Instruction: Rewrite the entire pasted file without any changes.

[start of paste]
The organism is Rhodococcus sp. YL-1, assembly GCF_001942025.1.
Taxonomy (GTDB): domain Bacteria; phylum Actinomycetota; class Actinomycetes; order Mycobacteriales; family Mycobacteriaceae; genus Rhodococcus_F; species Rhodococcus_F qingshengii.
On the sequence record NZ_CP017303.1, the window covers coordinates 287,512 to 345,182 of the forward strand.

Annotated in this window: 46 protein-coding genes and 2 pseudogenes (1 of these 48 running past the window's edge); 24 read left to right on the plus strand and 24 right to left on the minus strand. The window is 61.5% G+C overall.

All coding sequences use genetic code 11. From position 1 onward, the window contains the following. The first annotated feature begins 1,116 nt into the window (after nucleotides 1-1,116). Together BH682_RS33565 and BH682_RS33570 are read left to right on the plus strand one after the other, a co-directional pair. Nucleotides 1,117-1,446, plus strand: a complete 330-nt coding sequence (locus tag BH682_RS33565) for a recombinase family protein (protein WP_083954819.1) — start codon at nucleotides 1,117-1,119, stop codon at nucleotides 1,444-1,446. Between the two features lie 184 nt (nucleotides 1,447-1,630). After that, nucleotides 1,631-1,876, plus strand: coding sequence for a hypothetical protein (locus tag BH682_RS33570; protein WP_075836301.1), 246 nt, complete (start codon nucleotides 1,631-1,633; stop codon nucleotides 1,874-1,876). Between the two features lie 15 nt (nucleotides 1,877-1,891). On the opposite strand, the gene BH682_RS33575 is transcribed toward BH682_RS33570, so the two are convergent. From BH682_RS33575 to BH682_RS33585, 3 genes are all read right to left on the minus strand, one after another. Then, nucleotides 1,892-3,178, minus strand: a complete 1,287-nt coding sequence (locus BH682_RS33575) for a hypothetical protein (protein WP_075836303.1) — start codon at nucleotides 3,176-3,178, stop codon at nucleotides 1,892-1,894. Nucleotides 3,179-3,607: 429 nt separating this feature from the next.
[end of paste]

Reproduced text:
The organism is Rhodococcus sp. YL-1, assembly GCF_001942025.1.
Taxonomy (GTDB): domain Bacteria; phylum Actinomycetota; class Actinomycetes; order Mycobacteriales; family Mycobacteriaceae; genus Rhodococcus_F; species Rhodococcus_F qingshengii.
On the sequence record NZ_CP017303.1, the window covers coordinates 287,512 to 345,182 of the forward strand.

Annotated in this window: 46 protein-coding genes and 2 pseudogenes (1 of these 48 running past the window's edge); 24 read left to right on the plus strand and 24 right to left on the minus strand. The window is 61.5% G+C overall.

All coding sequences use genetic code 11. From position 1 onward, the window contains the following. The first annotated feature begins 1,116 nt into the window (after nucleotides 1-1,116). Together BH682_RS33565 and BH682_RS33570 are read left to right on the plus strand one after the other, a co-directional pair. Nucleotides 1,117-1,446, plus strand: a complete 330-nt coding sequence (locus tag BH682_RS33565) for a recombinase family protein (protein WP_083954819.1) — start codon at nucleotides 1,117-1,119, stop codon at nucleotides 1,444-1,446. Between the two features lie 184 nt (nucleotides 1,447-1,630). After that, nucleotides 1,631-1,876, plus strand: coding sequence for a hypothetical protein (locus tag BH682_RS33570; protein WP_075836301.1), 246 nt, complete (start codon nucleotides 1,631-1,633; stop codon nucleotides 1,874-1,876). Between the two features lie 15 nt (nucleotides 1,877-1,891). On the opposite strand, the gene BH682_RS33575 is transcribed toward BH682_RS33570, so the two are convergent. From BH682_RS33575 to BH682_RS33585, 3 genes are all read right to left on the minus strand, one after another. Then, nucleotides 1,892-3,178, minus strand: a complete 1,287-nt coding sequence (locus BH682_RS33575) for a hypothetical protein (protein WP_075836303.1) — start codon at nucleotides 3,176-3,178, stop codon at nucleotides 1,892-1,894. Nucleotides 3,179-3,607: 429 nt separating this feature from the next.